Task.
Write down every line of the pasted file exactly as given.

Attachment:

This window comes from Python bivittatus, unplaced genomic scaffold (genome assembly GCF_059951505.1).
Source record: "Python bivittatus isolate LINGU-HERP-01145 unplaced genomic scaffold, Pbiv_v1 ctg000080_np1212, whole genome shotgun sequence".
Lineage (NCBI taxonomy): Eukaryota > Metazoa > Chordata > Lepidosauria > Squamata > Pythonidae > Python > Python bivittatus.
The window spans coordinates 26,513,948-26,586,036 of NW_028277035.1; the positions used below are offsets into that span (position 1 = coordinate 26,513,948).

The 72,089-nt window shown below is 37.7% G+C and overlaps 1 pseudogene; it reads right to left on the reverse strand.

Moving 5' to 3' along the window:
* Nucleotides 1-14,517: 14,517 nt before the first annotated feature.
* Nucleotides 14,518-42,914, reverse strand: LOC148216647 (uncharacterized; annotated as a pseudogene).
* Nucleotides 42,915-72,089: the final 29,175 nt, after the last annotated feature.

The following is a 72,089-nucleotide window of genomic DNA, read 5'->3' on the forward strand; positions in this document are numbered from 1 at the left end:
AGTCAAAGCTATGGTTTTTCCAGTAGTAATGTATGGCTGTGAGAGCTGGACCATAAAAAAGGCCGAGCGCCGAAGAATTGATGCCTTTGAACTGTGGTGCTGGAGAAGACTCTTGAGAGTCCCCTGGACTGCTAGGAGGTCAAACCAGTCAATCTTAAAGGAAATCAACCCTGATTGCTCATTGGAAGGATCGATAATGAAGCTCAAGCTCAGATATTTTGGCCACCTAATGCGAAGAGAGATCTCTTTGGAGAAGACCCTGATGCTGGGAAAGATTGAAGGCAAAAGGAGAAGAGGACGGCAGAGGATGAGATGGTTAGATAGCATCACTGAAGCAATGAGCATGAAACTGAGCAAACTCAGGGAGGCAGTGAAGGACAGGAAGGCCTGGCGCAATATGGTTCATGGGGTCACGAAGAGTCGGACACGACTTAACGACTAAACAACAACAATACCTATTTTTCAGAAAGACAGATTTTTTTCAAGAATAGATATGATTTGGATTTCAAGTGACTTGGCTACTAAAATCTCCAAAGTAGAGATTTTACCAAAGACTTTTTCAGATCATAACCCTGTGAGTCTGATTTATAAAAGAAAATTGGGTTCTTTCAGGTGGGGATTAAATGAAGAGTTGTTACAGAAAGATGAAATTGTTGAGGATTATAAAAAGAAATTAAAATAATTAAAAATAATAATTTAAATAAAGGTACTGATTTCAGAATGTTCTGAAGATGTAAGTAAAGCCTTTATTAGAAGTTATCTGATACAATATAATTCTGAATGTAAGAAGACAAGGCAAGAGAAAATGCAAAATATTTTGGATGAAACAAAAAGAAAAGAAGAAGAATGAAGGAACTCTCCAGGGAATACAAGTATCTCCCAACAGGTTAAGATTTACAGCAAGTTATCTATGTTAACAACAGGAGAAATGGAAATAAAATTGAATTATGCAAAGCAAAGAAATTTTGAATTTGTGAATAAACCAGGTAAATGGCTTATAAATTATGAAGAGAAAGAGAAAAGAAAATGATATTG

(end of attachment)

This window comes from Python bivittatus, unplaced genomic scaffold (genome assembly GCF_059951505.1).
Source record: "Python bivittatus isolate LINGU-HERP-01145 unplaced genomic scaffold, Pbiv_v1 ctg000080_np1212, whole genome shotgun sequence".
Lineage (NCBI taxonomy): Eukaryota > Metazoa > Chordata > Lepidosauria > Squamata > Pythonidae > Python > Python bivittatus.
The window spans coordinates 26,513,948-26,586,036 of NW_028277035.1; the positions used below are offsets into that span (position 1 = coordinate 26,513,948).

The 72,089-nt window shown below is 37.7% G+C and overlaps 1 pseudogene; it reads right to left on the reverse strand.

Moving 5' to 3' along the window:
* Nucleotides 1-14,517: 14,517 nt before the first annotated feature.
* Nucleotides 14,518-42,914, reverse strand: LOC148216647 (uncharacterized; annotated as a pseudogene).
* Nucleotides 42,915-72,089: the final 29,175 nt, after the last annotated feature.

The following is a 72,089-nucleotide window of genomic DNA, read 5'->3' on the forward strand; positions in this document are numbered from 1 at the left end:
AGTCAAAGCTATGGTTTTTCCAGTAGTAATGTATGGCTGTGAGAGCTGGACCATAAAAAAGGCCGAGCGCCGAAGAATTGATGCCTTTGAACTGTGGTGCTGGAGAAGACTCTTGAGAGTCCCCTGGACTGCTAGGAGGTCAAACCAGTCAATCTTAAAGGAAATCAACCCTGATTGCTCATTGGAAGGATCGATAATGAAGCTCAAGCTCAGATATTTTGGCCACCTAATGCGAAGAGAGATCTCTTTGGAGAAGACCCTGATGCTGGGAAAGATTGAAGGCAAAAGGAGAAGAGGACGGCAGAGGATGAGATGGTTAGATAGCATCACTGAAGCAATGAGCATGAAACTGAGCAAACTCAGGGAGGCAGTGAAGGACAGGAAGGCCTGGCGCAATATGGTTCATGGGGTCACGAAGAGTCGGACACGACTTAACGACTAAACAACAACAATACCTATTTTTCAGAAAGACAGATTTTTTTCAAGAATAGATATGATTTGGATTTCAAGTGACTTGGCTACTAAAATCTCCAAAGTAGAGATTTTACCAAAGACTTTTTCAGATCATAACCCTGTGAGTCTGATTTATAAAAGAAAATTGGGTTCTTTCAGGTGGGGATTAAATGAAGAGTTGTTACAGAAAGATGAAATTGTTGAGGATTATAAAAAGAAATTAAAATAATTAAAAATAATAATTTAAATAAAGGTACTGATTTCAGAATGTTCTGAAGATGTAAGTAAAGCCTTTATTAGAAGTTATCTGATACAATATAATTCTGAATGTAAGAAGACAAGGCAAGAGAAAATGCAAAATATTTTGGATGAAACAAAAAGAAAAGAAGAAGAATGAAGGAACTCTCCAGGGAATACAAGTATCTCCCAACAGGTTAAGATTTACAGCAAGTTATCTATGTTAACAACAGGAGAAATGGAAATAAAATTGAATTATGCAAAGCAAAGAAATTTTGAATTTGTGAATAAACCAGGTAAATGGCTTATAAATTATGAAGAGAAAGAGAAAAGAAAATGATATTG